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Cover Story: Surprise: the Left is Not Going Away - Left Margin By Carl Bloice, Editorial Board

The reported demise of the European left has been greatly exaggerated.

In fact, with the results of Sunday’s balloting in Greece a case can be made for the opposite conclusion.

“A specter is haunting Europe — the specter of Socialism’s slow collapse,” wrote Steven Erlanger in the New York Times. “Even in the midst of one of the greatest challenges to capitalism in 75 years, involving a breakdown of the financial system due to ‘irrational exuberance,’ greed and the weakness of regulatory systems, European Socialist parties and their left-wing cousins have not found a compelling response, let alone taken advantage of the right’s failures,” wrote Erlanger September 28. That line has been conspicuously repeated in articles in the major U.S. media over the past few weeks, the thread being that even amid the severe economic crisis voters in the major industrialized countries are moving to the right.  However, the evidence for this shift, for Erlanger’s contention that the left is being “trounced,” across the continent simply isn’t there.

That is, unless you start confusing categories like “socialist” with “social democratic” and “left.”  It’s true that the fortunes of the mainline social democratic or labor parties have declined (but even that is not a severe as it is being portrayed). It’s possible to see it that way if you ignore how well some of the “left-wing cousins” are doing.

Let’s look at some of the recent election tallies:

  • Germany. Three parties increased their votes in the September 27 parliamentary elections; two of them are on the left. Angela Merkel will remain as chancellor in coalition with the pro-business (but socially liberal) Free Democratic Party). But her party the Christian Democratic Union hasn’t done so badly in 60 years.  Its sister party, the Christian Social Union in Bavaria was indeed trounced. The biggest gainers in the election were the left party “Die Linke” (11.9 percent) and the Green Party (10.7 percent) and the FDP. As John Palmer noted in the Guardian (UK), almost as many Germans voted for parties to the left of the Social Democrats as for the SPD itself.
  • Norway. Norwegians returned their Labor-dominated government to office, and, in the words of the New York Times, narrowly endorsing the government’s “pursuit of expanded public services and rejecting angry demands by some of his opponents to crack down harshly on immigration.” A three-party left-wing coalition won a total of 86 seats in the 169-seat Parliament. Labour remained Norway's biggest party, winning 64 seats with 35 per cent of the vote, the results showed. Its junior partners, the Socialist Left and the Centre Party, each won 11 seats. Of the opposition parties The Progress Party led with 23 per cent of votes and 40 seats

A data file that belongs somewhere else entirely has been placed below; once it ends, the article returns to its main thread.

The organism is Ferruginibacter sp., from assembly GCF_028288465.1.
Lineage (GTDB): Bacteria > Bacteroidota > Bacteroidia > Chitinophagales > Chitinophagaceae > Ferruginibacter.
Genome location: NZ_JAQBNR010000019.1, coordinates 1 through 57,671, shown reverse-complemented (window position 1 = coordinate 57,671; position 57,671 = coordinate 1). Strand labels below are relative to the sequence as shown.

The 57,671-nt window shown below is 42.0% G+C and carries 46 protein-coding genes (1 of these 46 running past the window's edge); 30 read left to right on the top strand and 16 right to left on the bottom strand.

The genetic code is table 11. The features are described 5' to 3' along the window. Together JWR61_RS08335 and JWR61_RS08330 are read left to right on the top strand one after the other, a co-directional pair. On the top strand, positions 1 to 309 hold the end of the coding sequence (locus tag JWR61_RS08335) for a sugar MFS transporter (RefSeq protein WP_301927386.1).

• Portugal. Portuguese voters returned the Socialists to power in national elections, but the party fell slightly short of the absolute majority it needed in parliament to carry out its program alone. The Socialists (37 percent) won 113 seats, three short of an absolute majority and only one more than they held in the previous 230-seat parliament. The conservative Social Democrats declined to 84 seats, down three from the previous parliament. The Communist-Green Party coalition captured over 30,000 more votes than in the last election while the Left Bloc, an alliance of former Maoist, Trotskyist and other left groups secured 16 seats (10 percent) and the Communist Party won 15 seats. The conservative Popular Party, (10.5 percent) garnered 21 seats. The fact that nearly 30 percent of the vote went to parties to the left of the ruling Socialist can be attribute to a series of reforms it has instituted which have upset the countries unions such as raising the civil service retirement age from 60 to 65 and sharp cuts in social welfare services.

(“In France, the Socialist party also lost many votes in the last general election to factions to its left, although their failure to offer a united progressive alternative meant that the political impact of these votes was greatly diminished,” observed Palmer in the Guardian. “ In Denmark, the Social Democrats now find themselves running almost neck and neck with the left wing – but generally pro-European – Peoples' Socialist party. One reason why the Portuguese party only narrowly scraped back into office in the general election was the loss of votes to parties to its left.”)

  • Greece. The Socialists PASOK scored its largest margin of victory ever (43.7 percent) and will have commanding majority in the new parliament. The conservative New Democracy party was indeed trounced (34.6 percent). The Communist Party (7.54 percent), the far right-wing LAOS (5.63 percent) and the Syriza Left Coalition (4.9 percent) retained their representation in parliament. At 2.5 percent, the Greens will not make it into the new parliament.

And so it goes. The much touted decline of the European left turned out to be pretty much of a mirage. The continent’s politics are being realigned not in spite of but because of the economic crisis. And the much of the gain has gone to the left – taken as a whole.